I used Toriyama’s designs as a basis and I redrew everything to be suitable for animation, but the whole time I was wondering, “is this good enough?” Since I wasn’t accustomed to drawing Dragon Ball yet, I also referenced the flow and expressions of Yamamuro’s designs.3 I also re-watched all of the old movies. Some people prefer the Cell arc, while others think the Freeza arc is the best, so it was hard to judge which era’s style I should use for the designs. I like the designs by former Dragon Ball television series animation supervisor Minoru Maeda, so while I was drawing I hoped to bring out the same nuance as his work, with a softer touch to the forms and expressions.

How were the visuals for the teaser poster decided?
I drew the poster around February 2017. Between the layouts planned by the publicity team and the five or six rough copies I drew, there were about fifteen total to choose from. It’s kind of embarrassing to admit, but the one with Goku holding the Nyoibō was my wife’s idea. She likes Dragon Ball too, and she said, “why not have him hold the Nyoibō?” There’s a title page illustration of Gohan as a kid holding it4, so I think that’s what she had in mind when she suggested it. Certainly the image of an adult Goku standing with Nyoibō in hand packs quite a punch, while also invoking a nice sense of going back to the beginning. When I drew the actual version, everyone was so happy (laughs). There are already so many compositions featuring Goku firing a Kamehameha or in a regular standing pose, it just feels done to death.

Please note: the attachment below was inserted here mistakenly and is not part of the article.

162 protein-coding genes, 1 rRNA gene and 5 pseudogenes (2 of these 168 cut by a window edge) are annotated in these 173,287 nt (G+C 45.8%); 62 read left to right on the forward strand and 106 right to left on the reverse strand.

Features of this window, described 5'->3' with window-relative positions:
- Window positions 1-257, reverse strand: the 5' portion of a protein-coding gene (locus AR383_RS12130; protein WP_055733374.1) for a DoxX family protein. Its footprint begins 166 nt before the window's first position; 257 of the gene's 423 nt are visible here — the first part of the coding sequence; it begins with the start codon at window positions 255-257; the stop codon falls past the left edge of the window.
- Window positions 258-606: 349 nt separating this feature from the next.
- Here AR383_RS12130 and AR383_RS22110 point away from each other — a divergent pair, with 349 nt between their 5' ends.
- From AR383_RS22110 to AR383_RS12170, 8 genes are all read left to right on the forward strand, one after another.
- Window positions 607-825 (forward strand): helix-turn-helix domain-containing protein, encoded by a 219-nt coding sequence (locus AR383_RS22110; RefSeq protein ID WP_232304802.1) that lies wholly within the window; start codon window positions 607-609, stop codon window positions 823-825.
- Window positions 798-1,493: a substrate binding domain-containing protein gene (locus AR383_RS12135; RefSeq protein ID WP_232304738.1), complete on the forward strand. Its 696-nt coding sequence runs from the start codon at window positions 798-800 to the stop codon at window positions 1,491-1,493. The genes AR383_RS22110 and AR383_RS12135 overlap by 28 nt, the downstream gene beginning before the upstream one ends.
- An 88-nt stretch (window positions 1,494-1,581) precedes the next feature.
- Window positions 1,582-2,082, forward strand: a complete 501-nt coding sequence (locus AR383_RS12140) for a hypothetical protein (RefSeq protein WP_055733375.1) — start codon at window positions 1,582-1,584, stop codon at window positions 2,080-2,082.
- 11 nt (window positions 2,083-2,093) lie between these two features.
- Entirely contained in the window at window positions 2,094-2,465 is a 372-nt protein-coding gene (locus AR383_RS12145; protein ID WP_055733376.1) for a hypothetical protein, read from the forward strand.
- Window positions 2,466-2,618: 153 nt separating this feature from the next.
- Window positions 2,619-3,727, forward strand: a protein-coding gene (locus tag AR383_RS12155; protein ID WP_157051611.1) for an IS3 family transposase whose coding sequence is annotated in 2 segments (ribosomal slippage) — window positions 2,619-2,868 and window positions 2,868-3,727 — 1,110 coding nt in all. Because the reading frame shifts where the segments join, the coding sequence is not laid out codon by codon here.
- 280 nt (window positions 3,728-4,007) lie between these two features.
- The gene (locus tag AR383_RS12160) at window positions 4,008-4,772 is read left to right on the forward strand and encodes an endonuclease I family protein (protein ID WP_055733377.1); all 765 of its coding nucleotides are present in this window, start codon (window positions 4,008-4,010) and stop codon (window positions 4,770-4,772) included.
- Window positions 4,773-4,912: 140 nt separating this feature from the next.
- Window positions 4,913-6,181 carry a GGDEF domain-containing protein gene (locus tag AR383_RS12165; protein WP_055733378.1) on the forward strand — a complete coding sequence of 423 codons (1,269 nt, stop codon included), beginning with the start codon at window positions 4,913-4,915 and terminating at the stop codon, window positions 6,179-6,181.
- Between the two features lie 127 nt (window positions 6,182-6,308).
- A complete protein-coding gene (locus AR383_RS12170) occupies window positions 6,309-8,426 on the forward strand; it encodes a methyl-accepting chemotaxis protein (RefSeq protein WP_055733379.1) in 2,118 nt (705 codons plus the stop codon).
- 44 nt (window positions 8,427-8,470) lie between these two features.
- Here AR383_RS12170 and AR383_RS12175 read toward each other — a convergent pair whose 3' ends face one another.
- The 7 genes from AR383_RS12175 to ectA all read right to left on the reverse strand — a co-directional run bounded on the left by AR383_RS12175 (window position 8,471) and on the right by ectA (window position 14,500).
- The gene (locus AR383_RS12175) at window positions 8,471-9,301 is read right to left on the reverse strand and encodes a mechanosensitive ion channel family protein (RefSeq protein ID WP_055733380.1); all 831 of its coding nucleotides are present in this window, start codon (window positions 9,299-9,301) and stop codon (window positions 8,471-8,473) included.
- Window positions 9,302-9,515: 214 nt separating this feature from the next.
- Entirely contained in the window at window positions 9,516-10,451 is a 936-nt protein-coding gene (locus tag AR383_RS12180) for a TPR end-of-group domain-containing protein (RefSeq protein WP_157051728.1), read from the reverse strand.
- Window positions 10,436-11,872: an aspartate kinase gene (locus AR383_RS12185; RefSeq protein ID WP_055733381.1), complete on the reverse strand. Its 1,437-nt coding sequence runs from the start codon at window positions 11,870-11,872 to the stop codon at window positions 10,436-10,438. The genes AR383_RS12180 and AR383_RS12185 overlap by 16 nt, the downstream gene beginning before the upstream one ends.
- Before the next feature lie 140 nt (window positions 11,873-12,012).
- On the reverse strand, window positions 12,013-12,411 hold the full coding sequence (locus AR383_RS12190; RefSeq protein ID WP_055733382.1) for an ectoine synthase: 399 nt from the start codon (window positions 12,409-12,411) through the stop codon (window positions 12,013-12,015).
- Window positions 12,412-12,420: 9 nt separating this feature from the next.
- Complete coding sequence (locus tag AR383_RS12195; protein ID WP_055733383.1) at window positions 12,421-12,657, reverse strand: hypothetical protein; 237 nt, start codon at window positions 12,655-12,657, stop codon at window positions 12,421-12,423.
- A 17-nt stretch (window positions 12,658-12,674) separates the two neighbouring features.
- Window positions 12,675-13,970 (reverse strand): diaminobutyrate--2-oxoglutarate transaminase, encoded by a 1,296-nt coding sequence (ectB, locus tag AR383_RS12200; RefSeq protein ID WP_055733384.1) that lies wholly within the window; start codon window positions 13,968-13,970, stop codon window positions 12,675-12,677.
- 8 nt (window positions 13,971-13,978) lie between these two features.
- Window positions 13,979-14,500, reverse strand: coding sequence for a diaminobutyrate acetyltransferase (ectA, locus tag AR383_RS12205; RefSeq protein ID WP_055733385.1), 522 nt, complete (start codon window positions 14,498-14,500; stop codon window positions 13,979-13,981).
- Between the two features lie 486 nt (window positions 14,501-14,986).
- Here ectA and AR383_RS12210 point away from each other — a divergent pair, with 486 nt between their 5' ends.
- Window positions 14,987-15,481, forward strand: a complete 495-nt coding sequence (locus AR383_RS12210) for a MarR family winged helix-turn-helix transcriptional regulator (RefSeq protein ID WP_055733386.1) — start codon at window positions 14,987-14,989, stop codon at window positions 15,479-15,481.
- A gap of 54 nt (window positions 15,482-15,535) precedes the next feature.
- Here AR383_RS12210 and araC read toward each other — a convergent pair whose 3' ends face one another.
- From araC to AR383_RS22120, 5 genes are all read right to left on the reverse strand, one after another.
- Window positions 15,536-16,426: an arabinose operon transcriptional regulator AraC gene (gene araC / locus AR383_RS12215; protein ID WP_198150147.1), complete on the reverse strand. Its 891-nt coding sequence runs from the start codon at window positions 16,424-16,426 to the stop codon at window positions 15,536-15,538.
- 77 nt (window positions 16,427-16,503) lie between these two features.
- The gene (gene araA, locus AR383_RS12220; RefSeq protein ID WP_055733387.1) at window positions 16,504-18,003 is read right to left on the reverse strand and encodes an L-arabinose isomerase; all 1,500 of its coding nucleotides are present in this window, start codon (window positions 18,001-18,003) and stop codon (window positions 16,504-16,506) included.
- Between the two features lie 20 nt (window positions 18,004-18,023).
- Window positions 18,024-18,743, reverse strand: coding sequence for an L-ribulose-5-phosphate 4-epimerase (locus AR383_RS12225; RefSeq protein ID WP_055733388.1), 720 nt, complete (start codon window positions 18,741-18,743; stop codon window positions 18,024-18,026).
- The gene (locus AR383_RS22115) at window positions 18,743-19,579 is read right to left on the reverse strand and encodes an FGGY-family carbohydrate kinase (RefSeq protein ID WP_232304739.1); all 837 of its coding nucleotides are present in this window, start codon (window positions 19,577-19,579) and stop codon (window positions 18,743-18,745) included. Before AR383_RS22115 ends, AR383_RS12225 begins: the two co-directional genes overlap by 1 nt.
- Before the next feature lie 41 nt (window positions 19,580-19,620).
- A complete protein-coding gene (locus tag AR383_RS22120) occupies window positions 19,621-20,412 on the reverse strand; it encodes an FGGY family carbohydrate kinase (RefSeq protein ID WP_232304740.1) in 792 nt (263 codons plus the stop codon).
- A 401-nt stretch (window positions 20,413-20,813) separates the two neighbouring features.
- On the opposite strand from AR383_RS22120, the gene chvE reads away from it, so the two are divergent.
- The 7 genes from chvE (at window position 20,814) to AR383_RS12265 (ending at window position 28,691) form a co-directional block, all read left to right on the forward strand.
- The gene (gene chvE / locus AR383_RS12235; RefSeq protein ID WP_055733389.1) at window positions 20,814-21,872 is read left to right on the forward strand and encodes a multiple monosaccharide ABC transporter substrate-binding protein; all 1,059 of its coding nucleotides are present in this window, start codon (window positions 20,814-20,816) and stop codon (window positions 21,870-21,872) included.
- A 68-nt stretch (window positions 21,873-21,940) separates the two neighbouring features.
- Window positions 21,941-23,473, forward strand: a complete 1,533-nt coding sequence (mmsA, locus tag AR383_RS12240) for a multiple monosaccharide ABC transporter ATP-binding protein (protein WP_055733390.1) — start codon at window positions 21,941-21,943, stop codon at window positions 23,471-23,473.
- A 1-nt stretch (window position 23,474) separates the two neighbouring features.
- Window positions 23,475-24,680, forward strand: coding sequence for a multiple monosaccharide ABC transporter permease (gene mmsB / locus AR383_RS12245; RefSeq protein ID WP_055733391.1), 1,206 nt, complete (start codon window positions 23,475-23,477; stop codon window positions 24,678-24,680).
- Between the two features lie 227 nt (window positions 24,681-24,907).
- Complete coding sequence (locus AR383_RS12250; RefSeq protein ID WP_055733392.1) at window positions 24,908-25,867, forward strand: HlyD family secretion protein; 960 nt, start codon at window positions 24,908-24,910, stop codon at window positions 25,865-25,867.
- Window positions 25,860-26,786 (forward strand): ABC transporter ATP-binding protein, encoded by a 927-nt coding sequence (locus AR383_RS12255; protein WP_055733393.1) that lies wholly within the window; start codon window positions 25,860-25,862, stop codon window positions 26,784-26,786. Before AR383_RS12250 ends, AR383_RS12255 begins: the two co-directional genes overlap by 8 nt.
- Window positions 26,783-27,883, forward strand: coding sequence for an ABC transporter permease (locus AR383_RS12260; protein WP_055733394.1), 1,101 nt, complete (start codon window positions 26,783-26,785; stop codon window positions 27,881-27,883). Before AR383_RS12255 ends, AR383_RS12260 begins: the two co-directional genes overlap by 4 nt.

Being the animation supervisor means that you check all of the animators’ work, correct?
That’s right. Since the movie came in quick succession following the Dragon Ball Super anime, I’m able to rely on many of the talented staffers who were in charge of animation on the television series. I have Chief Animation Supervisors like Miyako Tsuji and Takeo Ide, and animator Yūya Takahashi is also acting as a part-time supervisor, so it’s an embarrassment of riches. The episodes of Dragon Ball Super that featured Takahashi’s work got a big reaction from fans, so I want to utilize his work as much as possible to meet fan expectations. Director Nagamine is granting us a lot of freedom and entrusting everything to the artists, so it’s very enjoyable for us. I hope everyone’s individuality will shine through.
Please tell us your thoughts from reading Toriyama’s plot.